You're right that this is unnecessary here, but it was probably done to match get, which returns a reference inside an Option.

This is done because it's most faithful to the hardware: an index operation will compile into an assembly instruction that has a base address and an offset, and that offset will be zero-based.

You can easily make your own type that indexes differently, but if you use rust even a little bit, you just get used to it and it doesn't really matter. It won't make anything faster to have 1-based indexes.

There's two other benefits: ranges are upper-exclusive, so you can write something like:

let v = vec![0; len];
for index in 0..len {

which perfectly indexes every element. And since you can iterate over Vec directly, it's unlikely you'll need to specify a length anyway. Methods like pop, push, last, and indexing with half-open ranges [n..] let you do things with the last element without writing the length.

And you can use the modulo operator to ensure an index is inside a Vec[1].

let random = rand::random();
let index = random % len;

This would be fully possible, but it's probably not done because it's not that useful:

  • This panic will always happen every time the code is run, so there's little chance of it being missed.
  • Most cases where you statically know the length of a Vec, you should use an array instead.
  • Most cases where you use a Vec, you won't statically know the length.
  • You don't index a Vec or even arrays with a constant that often in real code.

And for your specific situation, if you wanted one of the values from the Vec, you just wrote it, so you can write it again or make it a variable. This is even more clear with vec![n; 5] syntax. The only case where you need to retrieve it from the Vec is when the Vec has been modified, which means you would need a lint that can tell which methods of Vec change the length.

Rust also avoids making special cases for non-core types and traits. It keeps the complexity of the language down. If there was a lint for this, people would want a way to add it to their own collection types. That could happen by adding another attribute similar to #[must_use] for constructor functions. But this attribute would only be useful for this specific type of data structure where the valid indices are a known specific range, and only when the range is given as a constant.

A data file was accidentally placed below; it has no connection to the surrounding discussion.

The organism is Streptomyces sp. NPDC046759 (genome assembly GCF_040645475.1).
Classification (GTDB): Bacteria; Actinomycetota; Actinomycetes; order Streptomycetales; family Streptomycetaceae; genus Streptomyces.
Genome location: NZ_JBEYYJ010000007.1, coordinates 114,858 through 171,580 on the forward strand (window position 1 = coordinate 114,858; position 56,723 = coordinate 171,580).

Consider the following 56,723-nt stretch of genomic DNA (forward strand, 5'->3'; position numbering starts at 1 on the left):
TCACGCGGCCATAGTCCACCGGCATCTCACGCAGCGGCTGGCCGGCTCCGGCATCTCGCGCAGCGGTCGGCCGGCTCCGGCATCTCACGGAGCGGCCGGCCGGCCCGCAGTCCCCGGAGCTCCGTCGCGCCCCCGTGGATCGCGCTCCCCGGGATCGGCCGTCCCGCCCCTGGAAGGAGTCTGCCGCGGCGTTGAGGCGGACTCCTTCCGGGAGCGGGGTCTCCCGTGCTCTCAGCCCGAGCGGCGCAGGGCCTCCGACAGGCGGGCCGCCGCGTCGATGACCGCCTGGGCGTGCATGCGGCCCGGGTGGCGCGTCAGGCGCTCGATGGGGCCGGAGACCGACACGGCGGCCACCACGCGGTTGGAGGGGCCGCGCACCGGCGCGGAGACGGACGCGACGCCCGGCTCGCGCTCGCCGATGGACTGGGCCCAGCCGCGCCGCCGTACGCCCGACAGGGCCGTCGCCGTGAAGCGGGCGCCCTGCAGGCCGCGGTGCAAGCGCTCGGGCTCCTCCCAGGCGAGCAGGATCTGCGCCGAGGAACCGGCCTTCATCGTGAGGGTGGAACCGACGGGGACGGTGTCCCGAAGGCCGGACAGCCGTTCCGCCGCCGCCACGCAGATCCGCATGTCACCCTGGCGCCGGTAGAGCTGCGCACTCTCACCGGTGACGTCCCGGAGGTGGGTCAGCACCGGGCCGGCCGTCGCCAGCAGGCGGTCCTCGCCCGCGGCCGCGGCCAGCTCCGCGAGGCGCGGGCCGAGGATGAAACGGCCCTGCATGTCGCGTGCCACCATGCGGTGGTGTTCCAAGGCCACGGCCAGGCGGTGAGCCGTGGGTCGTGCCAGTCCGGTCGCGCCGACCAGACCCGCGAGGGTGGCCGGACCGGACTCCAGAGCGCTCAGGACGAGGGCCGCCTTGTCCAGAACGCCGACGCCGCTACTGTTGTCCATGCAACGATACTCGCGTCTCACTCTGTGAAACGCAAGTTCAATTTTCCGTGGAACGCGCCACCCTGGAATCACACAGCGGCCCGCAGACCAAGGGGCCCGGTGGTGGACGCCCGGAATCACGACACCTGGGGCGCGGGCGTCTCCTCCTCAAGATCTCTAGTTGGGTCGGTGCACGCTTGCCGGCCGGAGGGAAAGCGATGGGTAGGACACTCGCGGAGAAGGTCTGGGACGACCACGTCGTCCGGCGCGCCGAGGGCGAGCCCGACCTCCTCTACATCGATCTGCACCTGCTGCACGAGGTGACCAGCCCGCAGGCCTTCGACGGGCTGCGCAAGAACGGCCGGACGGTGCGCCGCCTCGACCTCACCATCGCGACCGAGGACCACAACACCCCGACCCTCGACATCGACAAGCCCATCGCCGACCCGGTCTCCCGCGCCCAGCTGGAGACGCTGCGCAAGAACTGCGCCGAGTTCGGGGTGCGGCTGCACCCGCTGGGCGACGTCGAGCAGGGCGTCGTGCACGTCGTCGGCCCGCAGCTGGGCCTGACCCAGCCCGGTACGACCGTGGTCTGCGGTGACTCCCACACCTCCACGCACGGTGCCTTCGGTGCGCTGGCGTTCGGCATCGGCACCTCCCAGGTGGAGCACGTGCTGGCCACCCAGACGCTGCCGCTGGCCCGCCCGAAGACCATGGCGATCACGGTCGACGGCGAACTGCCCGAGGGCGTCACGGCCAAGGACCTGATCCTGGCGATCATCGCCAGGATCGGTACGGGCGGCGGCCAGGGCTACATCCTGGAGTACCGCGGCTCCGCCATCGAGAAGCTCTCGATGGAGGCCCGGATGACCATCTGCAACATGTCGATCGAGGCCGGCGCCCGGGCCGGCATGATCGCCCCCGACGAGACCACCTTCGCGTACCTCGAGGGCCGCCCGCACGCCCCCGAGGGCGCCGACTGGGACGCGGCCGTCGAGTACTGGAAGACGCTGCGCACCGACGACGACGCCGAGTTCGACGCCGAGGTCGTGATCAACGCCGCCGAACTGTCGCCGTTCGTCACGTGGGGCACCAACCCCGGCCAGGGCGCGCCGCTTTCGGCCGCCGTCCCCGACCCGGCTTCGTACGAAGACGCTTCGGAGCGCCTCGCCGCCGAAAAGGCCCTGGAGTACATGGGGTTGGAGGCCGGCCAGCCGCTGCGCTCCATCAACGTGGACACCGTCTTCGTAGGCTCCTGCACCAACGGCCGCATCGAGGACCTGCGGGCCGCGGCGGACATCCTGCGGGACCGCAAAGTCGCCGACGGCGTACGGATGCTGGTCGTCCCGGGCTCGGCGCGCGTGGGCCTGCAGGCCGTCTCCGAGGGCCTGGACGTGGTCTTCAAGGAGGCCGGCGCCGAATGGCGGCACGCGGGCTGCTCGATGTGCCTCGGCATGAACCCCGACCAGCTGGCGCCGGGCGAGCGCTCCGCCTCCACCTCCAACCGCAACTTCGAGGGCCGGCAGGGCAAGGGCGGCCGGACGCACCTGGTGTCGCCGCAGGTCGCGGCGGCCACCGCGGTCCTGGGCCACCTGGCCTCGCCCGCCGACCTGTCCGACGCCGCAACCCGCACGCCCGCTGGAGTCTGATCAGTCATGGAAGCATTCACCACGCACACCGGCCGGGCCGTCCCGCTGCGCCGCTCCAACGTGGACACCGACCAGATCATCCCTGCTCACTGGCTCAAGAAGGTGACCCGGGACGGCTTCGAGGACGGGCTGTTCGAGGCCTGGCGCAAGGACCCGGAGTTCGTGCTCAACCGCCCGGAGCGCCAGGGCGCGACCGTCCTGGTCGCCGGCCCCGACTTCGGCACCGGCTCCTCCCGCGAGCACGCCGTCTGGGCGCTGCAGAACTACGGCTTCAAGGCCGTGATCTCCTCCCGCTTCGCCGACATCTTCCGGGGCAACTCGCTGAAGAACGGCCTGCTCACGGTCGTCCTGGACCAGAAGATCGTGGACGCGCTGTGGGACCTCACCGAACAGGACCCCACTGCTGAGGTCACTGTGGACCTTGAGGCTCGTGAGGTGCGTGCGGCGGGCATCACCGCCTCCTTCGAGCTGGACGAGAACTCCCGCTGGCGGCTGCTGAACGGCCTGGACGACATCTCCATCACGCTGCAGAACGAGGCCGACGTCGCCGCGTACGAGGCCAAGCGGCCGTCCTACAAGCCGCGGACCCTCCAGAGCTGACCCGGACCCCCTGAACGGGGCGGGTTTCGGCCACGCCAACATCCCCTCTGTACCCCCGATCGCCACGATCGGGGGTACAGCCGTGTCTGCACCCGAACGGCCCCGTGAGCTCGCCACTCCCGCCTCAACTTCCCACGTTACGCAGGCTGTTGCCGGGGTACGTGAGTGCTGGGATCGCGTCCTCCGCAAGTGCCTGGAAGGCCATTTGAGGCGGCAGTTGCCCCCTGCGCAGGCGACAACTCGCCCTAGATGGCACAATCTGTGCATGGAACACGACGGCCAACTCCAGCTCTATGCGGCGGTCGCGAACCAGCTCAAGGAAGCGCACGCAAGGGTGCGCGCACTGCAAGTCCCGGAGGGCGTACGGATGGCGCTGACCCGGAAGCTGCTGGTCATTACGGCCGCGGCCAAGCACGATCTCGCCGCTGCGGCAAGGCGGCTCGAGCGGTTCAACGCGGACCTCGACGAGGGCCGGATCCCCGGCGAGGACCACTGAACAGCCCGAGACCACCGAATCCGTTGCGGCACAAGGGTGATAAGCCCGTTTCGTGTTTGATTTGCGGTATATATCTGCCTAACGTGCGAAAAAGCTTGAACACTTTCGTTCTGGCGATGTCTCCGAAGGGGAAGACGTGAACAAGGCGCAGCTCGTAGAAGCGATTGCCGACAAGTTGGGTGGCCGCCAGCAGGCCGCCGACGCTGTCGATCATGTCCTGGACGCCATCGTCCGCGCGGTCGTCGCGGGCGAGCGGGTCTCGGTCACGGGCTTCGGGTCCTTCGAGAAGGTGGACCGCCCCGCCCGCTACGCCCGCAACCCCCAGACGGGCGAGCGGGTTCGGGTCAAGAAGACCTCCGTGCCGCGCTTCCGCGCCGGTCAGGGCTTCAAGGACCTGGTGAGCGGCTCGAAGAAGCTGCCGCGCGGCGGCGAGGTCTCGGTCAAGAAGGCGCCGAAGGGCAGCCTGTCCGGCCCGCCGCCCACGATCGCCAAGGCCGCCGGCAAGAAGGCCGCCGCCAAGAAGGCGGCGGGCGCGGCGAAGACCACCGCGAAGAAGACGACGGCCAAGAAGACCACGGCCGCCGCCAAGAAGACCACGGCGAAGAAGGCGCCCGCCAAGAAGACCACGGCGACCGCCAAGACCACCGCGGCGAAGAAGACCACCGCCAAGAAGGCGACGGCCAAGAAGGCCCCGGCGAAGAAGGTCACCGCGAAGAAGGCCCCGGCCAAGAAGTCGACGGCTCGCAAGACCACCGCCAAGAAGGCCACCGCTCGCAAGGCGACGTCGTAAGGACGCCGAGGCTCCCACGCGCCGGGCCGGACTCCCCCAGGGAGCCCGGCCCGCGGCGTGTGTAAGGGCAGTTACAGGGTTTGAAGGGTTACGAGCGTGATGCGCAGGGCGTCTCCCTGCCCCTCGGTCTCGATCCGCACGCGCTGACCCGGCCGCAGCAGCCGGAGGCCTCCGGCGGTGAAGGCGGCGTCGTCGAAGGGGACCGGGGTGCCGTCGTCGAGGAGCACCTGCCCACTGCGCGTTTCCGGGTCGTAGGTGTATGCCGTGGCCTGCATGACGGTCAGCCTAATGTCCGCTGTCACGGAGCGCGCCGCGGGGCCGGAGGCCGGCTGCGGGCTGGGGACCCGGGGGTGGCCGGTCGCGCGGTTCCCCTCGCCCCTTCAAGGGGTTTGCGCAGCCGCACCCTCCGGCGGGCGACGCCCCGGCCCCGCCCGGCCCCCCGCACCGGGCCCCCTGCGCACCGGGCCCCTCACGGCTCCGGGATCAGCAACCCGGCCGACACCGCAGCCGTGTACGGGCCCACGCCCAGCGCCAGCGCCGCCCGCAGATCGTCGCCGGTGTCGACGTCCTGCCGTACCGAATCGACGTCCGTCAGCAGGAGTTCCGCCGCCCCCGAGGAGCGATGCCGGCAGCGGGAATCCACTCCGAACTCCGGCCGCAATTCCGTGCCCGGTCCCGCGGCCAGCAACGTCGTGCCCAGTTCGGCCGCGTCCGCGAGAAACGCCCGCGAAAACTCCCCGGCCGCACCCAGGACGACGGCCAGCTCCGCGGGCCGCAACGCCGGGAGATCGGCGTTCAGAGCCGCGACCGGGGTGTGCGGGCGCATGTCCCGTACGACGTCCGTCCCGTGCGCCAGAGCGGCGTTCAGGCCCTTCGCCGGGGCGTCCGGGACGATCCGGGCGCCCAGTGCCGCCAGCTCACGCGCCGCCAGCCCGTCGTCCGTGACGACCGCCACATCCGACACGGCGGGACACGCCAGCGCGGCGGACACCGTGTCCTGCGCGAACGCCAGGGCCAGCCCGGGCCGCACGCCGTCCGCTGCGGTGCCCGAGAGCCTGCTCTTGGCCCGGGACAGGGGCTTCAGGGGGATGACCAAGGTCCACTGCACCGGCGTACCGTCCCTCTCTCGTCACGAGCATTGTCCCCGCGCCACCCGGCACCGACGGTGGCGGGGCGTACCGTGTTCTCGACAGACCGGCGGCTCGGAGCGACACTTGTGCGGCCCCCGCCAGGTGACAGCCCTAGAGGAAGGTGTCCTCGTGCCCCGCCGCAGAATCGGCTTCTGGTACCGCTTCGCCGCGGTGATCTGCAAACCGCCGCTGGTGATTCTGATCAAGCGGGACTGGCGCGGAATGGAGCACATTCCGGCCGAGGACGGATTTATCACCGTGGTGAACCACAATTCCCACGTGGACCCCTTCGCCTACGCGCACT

This might be a good lint to add to clippy.

  1. there's better ways to get a random item, but you get the idea ↩︎


Because Julia is designed for implementation of algorithms from textbooks.

Yes, but that's pretty much the only place where you want this. Otherwise the answer from Dijkstra is as valid today as it was valid 40+ years ago when it was written.

It's unfortunate that there are lots of books which use 1-based indexing. That's unfortunate, but there's not much we can do.

All the APIs designed by software-developers for software-developers are using zero-based indexing and doing anything else would just make them harder to use.


As a general rule, many traits are implemented to work transparently through references, including those for printing. This remains unambiguous because, by convention, we always choose that instead of choosing, say, printing the address instead (unless you explicitly request that with "{i:p}").

However, assignment is a basic operation that doesn't have an obviously sensible way to “overload” it, and there are a lot of things that you could meaningfully assign to. So, when you use =, you have to specify exactly what place you want overwritten; leaving off the * would mean replacing the value of i itself with a different reference, which is valid but not what you want here.


As a counterpoint when I finally understood the way the FFT works well enough to write my own from scratch I used arrays starting at zero. I'm not the smartest coder on the block and that was the most obvious thing to do. GitHub - ZiCog/fftbench: A parallel integer only FFT for multi-core micro-controllers like the Parallax Propeller or XMOS devices.

It's not clear to me how memory limitations affect one choice of array base or why zero should be worse. 8MB of RAM is absolutely huge. My FFT runs in the 32Kb of RAM of a Propeller Microcontroller and uses only integer maths to save code space and for performance.

In four decades of programming I have never felt the need for other than zero based arrays.


FFT is easier to think of in terms of 0-based indices. The Cooley-Tukey FFT algorithm for power-of-2 lengths can be expressed with the bit-reversal permutation, which is natural to think about in terms of n-bit indices 0 ≤ i < 2^n.